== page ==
her life, she finds herself working with The Taskforce again to rescue
Aaron and save the day, though her ruthlessness and skills might be more
a hindrance than helpful.
Taylor is one of today’s premiere
authors writing about the world of special ops and the characters of the
team have become familiar and comfortable to long-time fans. Newcomers
shouldn’t be deterred since Taylor knows how to quickly immerse readers
in his world. (AP)
Update January 13, 2018 - January 19, 2018
Dave Robicheaux returns
in new novel by James Lee Burke
James Lee Burke’s
iconic deputy from Louisiana, Dave Robicheaux, must face the past that
haunts him while pursuing a murder case that hits too close to home in
hasn’t gotten over the death of his wife, Molly. She was killed in a
traffic accident, and he wants answers. He even confronts the driver
who rammed into her vehicle, but he swears he was driving the speed
limit and she pulled out in front of him and he didn’t have time to
stop. A couple of his friends ask for personal favors, and when he
begrudgingly obliges, it ends up being problematic when one of them is
accused of a sexual assault.
While trying to
learn the truth about what happened that evening, Robicheaux also
struggles with staying sober, and it seems that every time he tries to
interview a potential witness or just wants to get away for a while, the
urge to drink isn’t far behind. When he finally decides to indulge, he
wakes up with no memory of what transpired earlier. Except the man
responsible for killing Molly has been found beaten to death, and the
last man to see him was Robicheaux. It would be against his nature to
murder someone for revenge, but since he can’t remember, he is secretly
terrified that he’s responsible.
The ending is a bit
jumbled with who did what to whom with an ever-increasing body count,
and even Robicheaux himself is in a bit of a quandary about the entire
adventure. In the scheme of things, it doesn’t matter. The poetic
writing and depth of the major characters balances out everything.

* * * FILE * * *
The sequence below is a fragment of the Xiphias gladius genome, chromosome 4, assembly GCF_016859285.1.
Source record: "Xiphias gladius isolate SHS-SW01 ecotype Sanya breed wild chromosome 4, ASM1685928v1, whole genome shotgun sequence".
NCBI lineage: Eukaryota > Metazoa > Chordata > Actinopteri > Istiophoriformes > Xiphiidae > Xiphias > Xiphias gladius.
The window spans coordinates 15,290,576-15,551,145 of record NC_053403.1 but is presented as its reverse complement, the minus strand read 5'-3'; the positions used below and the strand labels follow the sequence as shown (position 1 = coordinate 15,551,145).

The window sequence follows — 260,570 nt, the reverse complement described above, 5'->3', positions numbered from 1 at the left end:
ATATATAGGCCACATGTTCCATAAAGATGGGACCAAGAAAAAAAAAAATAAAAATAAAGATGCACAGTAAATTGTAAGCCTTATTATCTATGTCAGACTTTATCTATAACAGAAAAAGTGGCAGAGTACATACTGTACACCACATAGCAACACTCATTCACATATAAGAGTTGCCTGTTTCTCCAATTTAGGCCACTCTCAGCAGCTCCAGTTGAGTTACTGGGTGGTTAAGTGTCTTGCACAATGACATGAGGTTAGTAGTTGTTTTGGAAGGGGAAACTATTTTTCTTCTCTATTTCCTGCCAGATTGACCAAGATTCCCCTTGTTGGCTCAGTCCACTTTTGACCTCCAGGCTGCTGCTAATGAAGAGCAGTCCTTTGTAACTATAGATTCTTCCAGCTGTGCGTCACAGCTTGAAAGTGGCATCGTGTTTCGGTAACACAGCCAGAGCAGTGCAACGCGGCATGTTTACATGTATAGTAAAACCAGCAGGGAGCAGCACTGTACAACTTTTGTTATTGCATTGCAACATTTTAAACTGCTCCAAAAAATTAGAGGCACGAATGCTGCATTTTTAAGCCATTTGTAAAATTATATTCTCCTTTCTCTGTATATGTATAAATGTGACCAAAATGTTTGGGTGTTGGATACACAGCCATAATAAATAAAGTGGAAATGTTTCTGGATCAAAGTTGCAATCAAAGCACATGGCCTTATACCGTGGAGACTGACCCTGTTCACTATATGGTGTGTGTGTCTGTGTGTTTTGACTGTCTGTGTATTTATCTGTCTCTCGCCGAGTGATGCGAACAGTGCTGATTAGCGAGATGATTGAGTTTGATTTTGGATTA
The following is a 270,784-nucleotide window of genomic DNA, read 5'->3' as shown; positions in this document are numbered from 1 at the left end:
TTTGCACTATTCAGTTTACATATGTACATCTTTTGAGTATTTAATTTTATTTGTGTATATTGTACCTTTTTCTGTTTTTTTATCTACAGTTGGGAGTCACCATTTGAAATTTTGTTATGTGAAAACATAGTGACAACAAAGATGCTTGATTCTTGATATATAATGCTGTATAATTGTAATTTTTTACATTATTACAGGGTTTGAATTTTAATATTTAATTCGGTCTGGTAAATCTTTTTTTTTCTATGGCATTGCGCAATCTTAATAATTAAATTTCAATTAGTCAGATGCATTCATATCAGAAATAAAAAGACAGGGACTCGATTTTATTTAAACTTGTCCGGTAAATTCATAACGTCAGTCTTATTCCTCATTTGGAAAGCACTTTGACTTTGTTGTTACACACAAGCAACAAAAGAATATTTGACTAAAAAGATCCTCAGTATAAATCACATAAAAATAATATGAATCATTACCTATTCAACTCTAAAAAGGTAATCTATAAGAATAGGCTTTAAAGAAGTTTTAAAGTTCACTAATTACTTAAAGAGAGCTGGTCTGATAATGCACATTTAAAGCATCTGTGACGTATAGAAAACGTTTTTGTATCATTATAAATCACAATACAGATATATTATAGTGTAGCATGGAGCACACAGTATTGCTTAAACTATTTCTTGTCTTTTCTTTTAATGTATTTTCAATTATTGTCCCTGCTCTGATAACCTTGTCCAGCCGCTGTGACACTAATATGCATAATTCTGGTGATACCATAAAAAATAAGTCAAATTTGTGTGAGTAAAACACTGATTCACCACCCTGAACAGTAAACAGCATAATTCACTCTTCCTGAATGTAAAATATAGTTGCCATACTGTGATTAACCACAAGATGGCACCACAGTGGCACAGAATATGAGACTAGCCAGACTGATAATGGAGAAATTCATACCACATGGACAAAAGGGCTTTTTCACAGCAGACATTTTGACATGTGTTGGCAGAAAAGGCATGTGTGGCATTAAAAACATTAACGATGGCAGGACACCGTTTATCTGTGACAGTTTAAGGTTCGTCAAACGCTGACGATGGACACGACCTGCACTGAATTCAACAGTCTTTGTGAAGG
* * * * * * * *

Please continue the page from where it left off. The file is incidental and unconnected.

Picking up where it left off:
Reading one of
Burke’s novels is truly an immersive experience, with every ache and
anguish feeling gut-wrenchingly real. It has been almost five years
since the last Dave Robicheaux novel, and it was absolutely worth the
Update Saturday, Jan. 6 - Jan. 12, 2018
Robert Crais’ ‘The Wanted’
is rewarding page-turner
Devon Connor is beside herself with
worry. Her teenage son, Tyson, keeps showing up with things that neither of
them could possibly afford: New clothes from Barney’s. High-end
electronics. What appears to be a genuine Rolex. And his explanations are
Fearing that he might be dealing drugs,
she hires private detective Elvis Cole to look into it. It doesn’t take
Cole long to discover that the situation is much worse. Tyson is part of a
three-person teenage gang that’s been breaking into homes in rich
neighborhoods around Los Angeles.
So begins “The Wanted,” the latest in
Robert Crais’ series of cleverly plotted, stylishly written private-eye
novels featuring Cole and his fearsome, taciturn partner Joe Pike.
When Tyson and his friends go on the
run, Cole finds himself in a riveting race against time. The police, of
course, are seeking the gang, too. But so are two quirky, highly
resourceful thugs who prove to be the most interesting characters in the
tale. The teens, it seems, have unknowingly stolen a laptop containing a
powerful criminal’s darkest secret, and the thugs will stop at nothing to
track it down.
As the bodies pile up, and the yarn
approaches its climax, the reader begins to wonder if Cole and Pike may
finally have met their match.
Carl Riggins, a rude, fat, friendless
geek with bad skin who grudgingly helps Cole with his case, is the book’s
lone false note-— a character who conforms to every tired stereotype of a
teenage computer hacker.
But this is a quibble, because the end
result is another rewarding page-turner by one of the most reliable
storytellers in modern crime fiction. (AP).